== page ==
Therefore for Jesus to say, “Destroy this temple and in three days I will rebuilt it” sounded like a preposterous idea and un-comprehendible to the Jewish leaders.
Jesus by making this statement was beginning to shift the focus of the people away from the temple. You see, the temple was supposed to be the literal earthly dwelling place of God (see Exodus 25:8, 9). There above the mercy seat, appeared the Shekinah, the glorious symbol of the sacred abiding presence of God (see Genesis 3:24; Exodus 25:17). Yet the Ark of the Covenant had never been in this temple. It was hid just before the Babylonia’s had captured Jerusalem and never again found. But as we have seen in John 1:14 this same divine glory now tabernacle (dwelt) in human flesh in the person of Jesus.
Jesus was therefore not referring to the temple in Jerusalem, but instead was referring to Himself and his upcoming death at Calvary.
Paul also makes use of this phraseology by stating in I Corinthians 3:16. “Do you not know that you are the temple of God and that the Spirit of God dwells in you?”
The word temple was used by the ancient Greeks to describe the innermost cell or shrine in the temple, where the image of the heathen god was placed. In the New Testament, it distinguishes the temple building from the Temple complex – the Temple and related structures. But Paul turns his attention to those who constitute the spiritual building. Collectively they (all Christians) make up the spiritual temple of God were resides the Spirit of God.
Therefore it is important for all Christians to keep their temple clean from all things that are common or unclean, because like the temple in Jerusalem that Jesus cleansed it is easy to allow money changers and stock traders to take the place of God. Money changers and stock traders are symbols of the things in this life that we cherish more than God himself. They shout out to us and we trade our salvation for these things, thus losing out on the blessing we can receive by prayer and supplication, which is what Christ was trying to make room for in the temple in Jerusalem.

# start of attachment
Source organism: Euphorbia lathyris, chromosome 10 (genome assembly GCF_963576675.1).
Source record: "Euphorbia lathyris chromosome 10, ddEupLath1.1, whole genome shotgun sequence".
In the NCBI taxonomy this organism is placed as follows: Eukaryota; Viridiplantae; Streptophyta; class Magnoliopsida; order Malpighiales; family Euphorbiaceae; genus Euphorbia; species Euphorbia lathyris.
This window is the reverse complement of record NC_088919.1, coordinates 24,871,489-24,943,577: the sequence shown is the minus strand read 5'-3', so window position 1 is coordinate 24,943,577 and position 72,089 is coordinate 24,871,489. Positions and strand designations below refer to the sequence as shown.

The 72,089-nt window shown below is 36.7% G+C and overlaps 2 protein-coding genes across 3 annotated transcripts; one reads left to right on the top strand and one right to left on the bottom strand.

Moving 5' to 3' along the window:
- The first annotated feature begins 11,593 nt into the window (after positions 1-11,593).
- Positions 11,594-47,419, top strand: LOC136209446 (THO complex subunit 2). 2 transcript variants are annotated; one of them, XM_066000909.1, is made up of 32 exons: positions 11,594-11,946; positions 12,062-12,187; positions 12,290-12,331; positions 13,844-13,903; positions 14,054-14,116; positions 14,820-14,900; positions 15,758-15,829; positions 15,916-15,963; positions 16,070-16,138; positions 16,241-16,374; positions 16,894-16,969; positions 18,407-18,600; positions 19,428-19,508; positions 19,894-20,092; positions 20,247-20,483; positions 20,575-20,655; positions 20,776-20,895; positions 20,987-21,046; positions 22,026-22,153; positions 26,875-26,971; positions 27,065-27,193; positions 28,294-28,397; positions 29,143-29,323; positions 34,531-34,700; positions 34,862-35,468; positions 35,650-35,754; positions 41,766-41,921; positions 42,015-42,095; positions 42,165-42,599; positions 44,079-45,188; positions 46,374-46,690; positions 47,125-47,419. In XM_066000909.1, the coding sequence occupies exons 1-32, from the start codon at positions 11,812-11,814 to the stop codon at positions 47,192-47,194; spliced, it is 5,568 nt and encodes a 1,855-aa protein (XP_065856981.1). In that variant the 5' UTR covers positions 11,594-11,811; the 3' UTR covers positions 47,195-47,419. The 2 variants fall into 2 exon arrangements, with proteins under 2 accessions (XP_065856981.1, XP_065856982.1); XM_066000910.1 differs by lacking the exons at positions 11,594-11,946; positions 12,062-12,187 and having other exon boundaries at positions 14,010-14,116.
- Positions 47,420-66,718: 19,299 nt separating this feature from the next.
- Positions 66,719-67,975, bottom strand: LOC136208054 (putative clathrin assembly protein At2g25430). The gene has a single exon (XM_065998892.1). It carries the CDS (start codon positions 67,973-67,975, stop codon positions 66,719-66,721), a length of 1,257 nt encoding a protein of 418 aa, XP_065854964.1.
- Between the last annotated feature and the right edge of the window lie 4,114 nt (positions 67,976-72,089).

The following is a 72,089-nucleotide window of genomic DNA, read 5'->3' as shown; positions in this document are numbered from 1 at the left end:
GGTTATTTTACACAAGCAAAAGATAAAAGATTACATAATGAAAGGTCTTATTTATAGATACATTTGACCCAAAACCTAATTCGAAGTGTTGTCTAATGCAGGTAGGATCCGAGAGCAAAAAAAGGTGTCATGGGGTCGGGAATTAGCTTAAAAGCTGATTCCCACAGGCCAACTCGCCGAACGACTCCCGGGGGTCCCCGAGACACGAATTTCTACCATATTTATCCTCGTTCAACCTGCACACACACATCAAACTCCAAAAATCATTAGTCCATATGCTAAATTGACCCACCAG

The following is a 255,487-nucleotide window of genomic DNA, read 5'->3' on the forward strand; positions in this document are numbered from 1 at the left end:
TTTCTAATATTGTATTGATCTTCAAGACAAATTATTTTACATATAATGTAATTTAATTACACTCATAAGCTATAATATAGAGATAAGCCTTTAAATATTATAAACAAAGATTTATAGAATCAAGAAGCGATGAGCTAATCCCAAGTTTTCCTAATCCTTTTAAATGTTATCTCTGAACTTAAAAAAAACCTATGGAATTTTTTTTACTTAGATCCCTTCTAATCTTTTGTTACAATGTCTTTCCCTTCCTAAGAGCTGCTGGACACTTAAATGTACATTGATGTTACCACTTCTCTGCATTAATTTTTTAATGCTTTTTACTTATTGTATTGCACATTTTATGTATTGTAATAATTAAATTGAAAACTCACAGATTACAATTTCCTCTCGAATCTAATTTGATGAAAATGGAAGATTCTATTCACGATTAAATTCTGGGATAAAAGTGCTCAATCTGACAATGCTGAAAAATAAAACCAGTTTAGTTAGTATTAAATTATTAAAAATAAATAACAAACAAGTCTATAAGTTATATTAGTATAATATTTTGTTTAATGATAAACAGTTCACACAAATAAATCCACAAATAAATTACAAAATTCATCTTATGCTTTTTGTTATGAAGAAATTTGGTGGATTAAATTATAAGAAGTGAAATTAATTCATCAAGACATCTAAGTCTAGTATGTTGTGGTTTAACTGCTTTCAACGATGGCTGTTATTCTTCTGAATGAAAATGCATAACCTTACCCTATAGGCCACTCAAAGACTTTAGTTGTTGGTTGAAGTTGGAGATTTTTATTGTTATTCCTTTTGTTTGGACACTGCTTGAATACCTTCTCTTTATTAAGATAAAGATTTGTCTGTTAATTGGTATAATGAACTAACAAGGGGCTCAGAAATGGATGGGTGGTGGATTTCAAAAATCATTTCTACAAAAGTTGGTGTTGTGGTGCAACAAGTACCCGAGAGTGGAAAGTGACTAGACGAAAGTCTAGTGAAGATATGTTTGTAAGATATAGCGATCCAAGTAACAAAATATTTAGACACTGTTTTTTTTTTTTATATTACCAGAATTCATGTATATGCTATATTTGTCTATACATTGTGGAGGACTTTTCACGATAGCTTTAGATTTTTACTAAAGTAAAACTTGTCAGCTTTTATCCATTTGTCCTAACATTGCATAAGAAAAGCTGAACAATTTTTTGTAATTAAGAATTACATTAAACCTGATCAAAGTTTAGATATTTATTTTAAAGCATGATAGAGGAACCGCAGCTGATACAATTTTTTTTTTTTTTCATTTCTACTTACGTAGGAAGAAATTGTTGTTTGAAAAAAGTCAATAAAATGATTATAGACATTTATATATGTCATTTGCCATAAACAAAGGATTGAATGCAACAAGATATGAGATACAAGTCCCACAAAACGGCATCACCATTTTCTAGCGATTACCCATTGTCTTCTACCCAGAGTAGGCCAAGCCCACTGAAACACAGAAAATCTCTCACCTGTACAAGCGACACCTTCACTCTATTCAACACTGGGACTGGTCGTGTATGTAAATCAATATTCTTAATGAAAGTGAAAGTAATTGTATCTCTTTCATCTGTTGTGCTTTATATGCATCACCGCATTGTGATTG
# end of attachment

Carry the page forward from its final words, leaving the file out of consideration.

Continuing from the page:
From the time God directed Moses to build a sanctuary that I might dwell among them, God’s only desire has been to dwell with his people.
Jesus attempted to clear the sanctuary of anything that would keep the worshiper from being distracted from the blessing that was there waiting to be imparted to them. The ceremonies were not the blessing, they only pointed to the blessing to come in the coming Messiah. God desired a relationship with his people then and he desires a relationship with his people today. Today there is no physical earthly sanctuary, instead the sanctuary God desires to be in is the hearts of all His disciples who have allowed The Holy Spirit to cleanse their hearts.
As the Jewish nation was to be an example to all the world, by drawing others to the wonderful message of Christ, so are all Christ’s disciples today to be the same because of Christ’s character being reflected from the temple of their heart.
The cord or whip was to show to the Jewish people and us today what happens when we choose not to cleanse our temple of all things that are unrighteous.
Today, what is your desire? Do you desire to allow your heart, your temple, to be cleansed of all things unrighteous so that you may partake of the great marriage feast in heaven when Christ will be united with His bride whose heart, temple, has been swept clean and filled with the presence of the Holy Spirit living out from within their heart?
May this be your desire!